December 9, 2020 Trends en_US Sinead Bovell shares 3 fundamental changes to the workforce that will be pivotal for small businesses, including remote work and artificial intelligence. Ask the expert: 3 small business trends and predictions for 2021

Ask the expert: 3 small business trends and predictions for 2021

By Sinead Bovell December 9, 2020

What three pivotal changes are on the workforce horizon?

As the founder of a mission-centered company preparing young enterprises for the future of work with advanced technologies, I see a challenge before us. That core challenge exists in incentivizing businesses to position themselves for a world that does not yet exist.

Not even the most advanced AI-powered statistical modeling could predict the future with 100% certainty. But for small businesses and sole entrepreneurs who usually have more constrained resources, the future isn’t about predicting. It’s about preparing. It’s about minimizing the impact of events that could throw a wrench in operations. It’s about navigating events that could force a business to adapt in unreasonable amounts of time, losing the edge over a competitor. Such events are often referred to as “black swans.” We have all experienced a black swan with the onset of a worldwide pandemic.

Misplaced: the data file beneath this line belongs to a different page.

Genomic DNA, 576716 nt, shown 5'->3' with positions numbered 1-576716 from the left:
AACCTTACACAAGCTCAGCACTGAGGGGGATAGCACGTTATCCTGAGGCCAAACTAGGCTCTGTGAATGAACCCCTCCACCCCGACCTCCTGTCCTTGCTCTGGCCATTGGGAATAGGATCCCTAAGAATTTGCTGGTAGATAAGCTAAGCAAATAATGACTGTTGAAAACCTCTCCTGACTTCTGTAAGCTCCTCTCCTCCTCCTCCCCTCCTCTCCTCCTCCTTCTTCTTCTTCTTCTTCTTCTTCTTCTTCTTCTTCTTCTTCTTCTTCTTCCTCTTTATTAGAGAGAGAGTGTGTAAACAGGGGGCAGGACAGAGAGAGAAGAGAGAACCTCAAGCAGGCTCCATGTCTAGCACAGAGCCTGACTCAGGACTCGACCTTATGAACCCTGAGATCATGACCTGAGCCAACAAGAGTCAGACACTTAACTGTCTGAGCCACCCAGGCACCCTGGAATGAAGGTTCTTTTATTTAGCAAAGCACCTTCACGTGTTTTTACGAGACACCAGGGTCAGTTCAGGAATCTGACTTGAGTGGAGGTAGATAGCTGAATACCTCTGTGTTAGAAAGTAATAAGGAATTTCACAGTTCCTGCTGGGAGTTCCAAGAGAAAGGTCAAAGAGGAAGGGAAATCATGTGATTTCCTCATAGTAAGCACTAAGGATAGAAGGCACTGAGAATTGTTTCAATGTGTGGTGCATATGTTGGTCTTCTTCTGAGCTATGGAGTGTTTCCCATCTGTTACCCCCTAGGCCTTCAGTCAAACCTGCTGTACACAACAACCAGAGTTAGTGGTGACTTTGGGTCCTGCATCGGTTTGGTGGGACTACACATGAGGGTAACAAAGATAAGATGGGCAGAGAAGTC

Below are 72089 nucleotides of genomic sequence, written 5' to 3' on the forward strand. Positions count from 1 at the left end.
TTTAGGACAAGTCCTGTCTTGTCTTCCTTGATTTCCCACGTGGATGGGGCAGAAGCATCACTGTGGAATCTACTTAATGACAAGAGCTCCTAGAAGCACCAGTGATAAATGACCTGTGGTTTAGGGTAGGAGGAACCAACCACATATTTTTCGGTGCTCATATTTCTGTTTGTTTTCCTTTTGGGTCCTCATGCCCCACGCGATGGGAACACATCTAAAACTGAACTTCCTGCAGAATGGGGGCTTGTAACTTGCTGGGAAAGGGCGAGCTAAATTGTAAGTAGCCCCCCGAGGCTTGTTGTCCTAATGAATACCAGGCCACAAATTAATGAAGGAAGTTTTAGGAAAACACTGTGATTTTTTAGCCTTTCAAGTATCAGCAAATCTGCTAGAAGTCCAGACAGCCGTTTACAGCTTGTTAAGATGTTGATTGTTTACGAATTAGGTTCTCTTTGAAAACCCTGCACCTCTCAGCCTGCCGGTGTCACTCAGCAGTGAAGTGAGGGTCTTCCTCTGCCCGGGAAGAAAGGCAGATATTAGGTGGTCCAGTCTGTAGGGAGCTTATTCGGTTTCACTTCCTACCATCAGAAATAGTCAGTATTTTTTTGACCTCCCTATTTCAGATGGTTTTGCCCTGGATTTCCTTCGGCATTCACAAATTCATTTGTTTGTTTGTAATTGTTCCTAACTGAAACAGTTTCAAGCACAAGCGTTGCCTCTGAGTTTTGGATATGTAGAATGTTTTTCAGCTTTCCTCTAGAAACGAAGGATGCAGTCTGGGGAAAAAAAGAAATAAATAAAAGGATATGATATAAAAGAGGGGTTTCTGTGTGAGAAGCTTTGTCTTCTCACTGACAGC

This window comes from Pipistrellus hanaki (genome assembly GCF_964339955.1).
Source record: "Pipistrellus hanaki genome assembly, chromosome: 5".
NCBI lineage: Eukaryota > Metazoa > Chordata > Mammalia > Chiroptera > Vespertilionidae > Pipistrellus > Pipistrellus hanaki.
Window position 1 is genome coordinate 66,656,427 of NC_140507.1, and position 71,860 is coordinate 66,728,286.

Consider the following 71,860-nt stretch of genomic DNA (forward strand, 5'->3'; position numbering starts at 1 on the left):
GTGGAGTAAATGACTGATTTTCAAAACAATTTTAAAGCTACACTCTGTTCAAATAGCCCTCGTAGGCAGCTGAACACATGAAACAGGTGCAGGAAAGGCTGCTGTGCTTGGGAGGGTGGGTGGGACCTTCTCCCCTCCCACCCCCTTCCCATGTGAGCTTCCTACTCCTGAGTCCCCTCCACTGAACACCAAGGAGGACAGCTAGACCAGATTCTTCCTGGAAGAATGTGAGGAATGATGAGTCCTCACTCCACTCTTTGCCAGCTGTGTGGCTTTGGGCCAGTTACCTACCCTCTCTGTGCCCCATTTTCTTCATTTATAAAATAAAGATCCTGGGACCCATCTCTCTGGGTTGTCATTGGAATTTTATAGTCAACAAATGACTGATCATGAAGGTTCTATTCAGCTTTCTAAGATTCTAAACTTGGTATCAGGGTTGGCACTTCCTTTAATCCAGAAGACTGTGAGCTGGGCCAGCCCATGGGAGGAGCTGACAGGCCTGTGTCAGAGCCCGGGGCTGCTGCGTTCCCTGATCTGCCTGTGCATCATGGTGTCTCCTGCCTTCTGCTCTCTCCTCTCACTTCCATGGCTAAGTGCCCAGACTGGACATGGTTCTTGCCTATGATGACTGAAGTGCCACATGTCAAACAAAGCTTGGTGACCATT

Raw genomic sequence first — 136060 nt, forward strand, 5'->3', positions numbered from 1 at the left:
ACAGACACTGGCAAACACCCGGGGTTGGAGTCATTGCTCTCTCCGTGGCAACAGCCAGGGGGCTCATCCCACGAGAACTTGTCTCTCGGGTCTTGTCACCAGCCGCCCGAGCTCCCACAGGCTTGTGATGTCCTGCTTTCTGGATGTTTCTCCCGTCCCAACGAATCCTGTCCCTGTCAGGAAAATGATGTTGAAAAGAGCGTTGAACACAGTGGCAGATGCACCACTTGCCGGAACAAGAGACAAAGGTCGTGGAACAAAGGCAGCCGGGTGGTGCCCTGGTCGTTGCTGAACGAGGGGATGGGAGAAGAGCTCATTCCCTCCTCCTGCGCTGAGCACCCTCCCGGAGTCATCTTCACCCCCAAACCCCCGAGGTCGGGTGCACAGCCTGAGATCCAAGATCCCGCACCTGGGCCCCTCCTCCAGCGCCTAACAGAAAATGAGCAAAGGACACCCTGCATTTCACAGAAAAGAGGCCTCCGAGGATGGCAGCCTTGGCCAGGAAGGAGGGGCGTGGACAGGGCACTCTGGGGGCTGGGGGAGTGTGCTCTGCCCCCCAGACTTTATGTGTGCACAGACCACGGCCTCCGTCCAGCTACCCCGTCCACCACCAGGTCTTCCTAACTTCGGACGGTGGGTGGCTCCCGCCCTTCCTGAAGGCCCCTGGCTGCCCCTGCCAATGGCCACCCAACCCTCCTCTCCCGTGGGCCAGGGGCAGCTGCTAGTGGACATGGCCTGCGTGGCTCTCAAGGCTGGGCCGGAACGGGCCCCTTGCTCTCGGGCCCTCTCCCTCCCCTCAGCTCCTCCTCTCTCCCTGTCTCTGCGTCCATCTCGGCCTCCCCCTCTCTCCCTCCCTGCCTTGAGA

COVID-19 has accelerated us into the future of work. The changes we are witnessing today were forecasted to happen over the span of a decade, not 48 hours. What we are experiencing right now is truly unprecedented, and has been difficult for businesses and individuals alike.